Now we have a number of options for computing the distance between any two biographies. One possibility would be to add up the number of features that both have in common or both lack. For the example above, the two biographies share the first and third features and both lack the fifth. A simple distance measure is


Since these two biographies have three common features, their distance by this measure is

1-(3/6) = 0.5

If two biographies had all of the same features, then their distance would be

1-(6/6) = 0

which makes sense, and if they had no common features

1-(0/6) = 1

This measure is applied to all of our biographies with this hack. We can then write another hack to sift through the file looking for biographies that are very close together or very far apart.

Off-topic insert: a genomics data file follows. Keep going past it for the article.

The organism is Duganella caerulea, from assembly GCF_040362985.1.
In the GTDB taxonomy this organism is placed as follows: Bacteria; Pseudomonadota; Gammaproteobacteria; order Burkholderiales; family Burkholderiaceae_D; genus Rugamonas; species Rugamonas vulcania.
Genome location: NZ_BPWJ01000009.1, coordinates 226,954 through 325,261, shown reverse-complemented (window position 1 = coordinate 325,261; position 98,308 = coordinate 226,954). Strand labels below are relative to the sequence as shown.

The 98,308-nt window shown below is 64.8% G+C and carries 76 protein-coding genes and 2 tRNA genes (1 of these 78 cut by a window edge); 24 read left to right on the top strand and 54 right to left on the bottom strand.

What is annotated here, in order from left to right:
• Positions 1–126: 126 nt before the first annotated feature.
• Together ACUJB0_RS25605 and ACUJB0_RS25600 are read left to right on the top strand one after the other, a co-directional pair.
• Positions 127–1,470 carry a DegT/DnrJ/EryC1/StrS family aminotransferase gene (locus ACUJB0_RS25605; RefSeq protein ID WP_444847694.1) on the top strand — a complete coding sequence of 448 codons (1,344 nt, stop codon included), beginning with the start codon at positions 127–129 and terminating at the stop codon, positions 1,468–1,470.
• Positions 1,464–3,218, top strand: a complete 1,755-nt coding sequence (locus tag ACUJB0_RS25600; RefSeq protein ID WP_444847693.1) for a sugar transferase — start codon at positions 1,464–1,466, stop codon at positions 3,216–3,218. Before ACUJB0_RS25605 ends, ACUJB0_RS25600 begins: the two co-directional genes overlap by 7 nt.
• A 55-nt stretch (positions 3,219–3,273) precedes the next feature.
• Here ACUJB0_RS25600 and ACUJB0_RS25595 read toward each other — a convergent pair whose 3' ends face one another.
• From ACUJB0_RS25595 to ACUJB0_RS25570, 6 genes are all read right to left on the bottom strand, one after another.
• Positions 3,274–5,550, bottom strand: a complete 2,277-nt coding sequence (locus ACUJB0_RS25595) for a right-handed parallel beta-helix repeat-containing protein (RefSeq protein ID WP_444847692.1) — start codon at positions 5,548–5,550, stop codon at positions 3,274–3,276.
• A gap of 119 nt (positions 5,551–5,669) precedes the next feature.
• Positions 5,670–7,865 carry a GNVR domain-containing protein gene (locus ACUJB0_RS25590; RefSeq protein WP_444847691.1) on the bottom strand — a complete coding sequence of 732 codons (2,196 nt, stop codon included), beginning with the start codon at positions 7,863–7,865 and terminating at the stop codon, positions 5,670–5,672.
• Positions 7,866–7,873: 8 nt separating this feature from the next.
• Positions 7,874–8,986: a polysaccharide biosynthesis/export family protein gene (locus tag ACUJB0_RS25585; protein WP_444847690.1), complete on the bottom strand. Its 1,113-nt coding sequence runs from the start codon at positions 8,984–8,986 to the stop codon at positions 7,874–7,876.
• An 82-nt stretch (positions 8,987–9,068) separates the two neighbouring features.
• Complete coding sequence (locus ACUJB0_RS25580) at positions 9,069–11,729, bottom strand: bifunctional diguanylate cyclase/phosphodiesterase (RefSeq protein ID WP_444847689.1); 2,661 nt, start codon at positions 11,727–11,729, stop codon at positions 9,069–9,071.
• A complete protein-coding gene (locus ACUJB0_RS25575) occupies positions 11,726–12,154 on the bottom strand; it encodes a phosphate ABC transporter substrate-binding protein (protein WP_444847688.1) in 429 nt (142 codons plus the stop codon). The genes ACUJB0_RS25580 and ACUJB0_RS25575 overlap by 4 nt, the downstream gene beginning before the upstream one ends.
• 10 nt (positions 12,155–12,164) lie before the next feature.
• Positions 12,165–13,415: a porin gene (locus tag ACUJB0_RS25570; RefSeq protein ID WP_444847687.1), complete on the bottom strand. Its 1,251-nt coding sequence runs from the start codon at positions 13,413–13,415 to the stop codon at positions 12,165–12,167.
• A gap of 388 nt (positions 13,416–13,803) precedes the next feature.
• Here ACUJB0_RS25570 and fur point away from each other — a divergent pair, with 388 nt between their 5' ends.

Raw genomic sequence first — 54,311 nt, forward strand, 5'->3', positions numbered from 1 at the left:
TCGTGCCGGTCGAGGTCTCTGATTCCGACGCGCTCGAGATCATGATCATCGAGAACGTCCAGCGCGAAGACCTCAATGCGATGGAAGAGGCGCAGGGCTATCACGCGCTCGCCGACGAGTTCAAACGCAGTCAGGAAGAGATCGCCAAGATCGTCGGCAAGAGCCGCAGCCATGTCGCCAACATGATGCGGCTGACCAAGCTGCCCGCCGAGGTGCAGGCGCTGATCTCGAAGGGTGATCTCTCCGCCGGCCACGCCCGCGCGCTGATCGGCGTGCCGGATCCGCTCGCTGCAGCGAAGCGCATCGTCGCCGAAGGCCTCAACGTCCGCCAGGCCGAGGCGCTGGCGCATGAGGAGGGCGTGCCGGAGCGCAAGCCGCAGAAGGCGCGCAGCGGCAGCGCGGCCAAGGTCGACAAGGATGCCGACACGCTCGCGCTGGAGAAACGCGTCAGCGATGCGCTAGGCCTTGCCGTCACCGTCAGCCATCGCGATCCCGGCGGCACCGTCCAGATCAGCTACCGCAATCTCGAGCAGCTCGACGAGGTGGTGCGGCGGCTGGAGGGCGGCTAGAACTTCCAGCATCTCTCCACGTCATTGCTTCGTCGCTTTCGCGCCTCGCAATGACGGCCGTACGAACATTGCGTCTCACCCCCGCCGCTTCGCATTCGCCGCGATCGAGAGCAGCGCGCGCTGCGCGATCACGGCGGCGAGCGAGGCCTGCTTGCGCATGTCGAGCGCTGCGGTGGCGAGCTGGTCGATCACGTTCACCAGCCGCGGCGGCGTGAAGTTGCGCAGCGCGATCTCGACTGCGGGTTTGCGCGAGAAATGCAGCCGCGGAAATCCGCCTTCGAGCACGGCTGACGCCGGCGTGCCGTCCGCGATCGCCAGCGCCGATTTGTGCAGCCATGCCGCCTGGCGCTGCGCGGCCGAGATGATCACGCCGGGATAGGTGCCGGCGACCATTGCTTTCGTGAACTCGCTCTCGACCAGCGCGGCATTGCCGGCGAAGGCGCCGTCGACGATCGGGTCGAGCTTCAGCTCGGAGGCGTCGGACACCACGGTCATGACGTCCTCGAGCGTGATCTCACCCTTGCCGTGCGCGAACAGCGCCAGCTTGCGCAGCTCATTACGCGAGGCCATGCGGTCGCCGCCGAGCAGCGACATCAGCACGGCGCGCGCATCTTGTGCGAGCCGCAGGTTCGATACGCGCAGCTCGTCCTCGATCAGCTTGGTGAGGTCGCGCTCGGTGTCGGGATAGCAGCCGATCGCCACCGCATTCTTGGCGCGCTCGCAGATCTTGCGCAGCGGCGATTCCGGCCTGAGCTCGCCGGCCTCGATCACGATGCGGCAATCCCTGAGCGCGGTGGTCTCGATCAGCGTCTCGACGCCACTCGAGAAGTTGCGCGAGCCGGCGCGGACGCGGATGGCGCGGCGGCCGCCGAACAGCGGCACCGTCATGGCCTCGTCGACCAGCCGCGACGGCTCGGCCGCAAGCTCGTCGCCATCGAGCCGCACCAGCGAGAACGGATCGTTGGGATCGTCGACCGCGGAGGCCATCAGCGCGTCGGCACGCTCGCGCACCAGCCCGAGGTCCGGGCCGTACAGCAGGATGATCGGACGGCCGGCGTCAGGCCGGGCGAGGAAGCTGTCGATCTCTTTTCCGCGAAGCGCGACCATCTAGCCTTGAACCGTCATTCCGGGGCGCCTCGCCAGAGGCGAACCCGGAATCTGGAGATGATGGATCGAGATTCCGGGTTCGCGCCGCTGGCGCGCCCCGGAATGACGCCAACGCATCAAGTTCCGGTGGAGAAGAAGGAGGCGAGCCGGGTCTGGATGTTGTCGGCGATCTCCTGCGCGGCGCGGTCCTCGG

Before looking at the results, it is worth trying to predict what we might find. Since our distance measure includes features that two biographies lack, one way for a pair of biographies to be close is for both to lack a lot of features. This might especially be the case for very short entries. (Another possibility, and the preferred one, would be for two biographies to match because they shared a lot of the same features. If this turns out to be the behaviour that we want, we can easily adjust our distance measure to only count shared features, and not the shared lack of features.) How might a pair of biographies be far apart? They may disagree on a lot of features, and this would be the preferred result. But it is also possible that one biography might have a lot of features because it is relatively long, and would thus differ from short ones. Again, this may or may not be interesting if it happens, and we may have to frob our distance measure.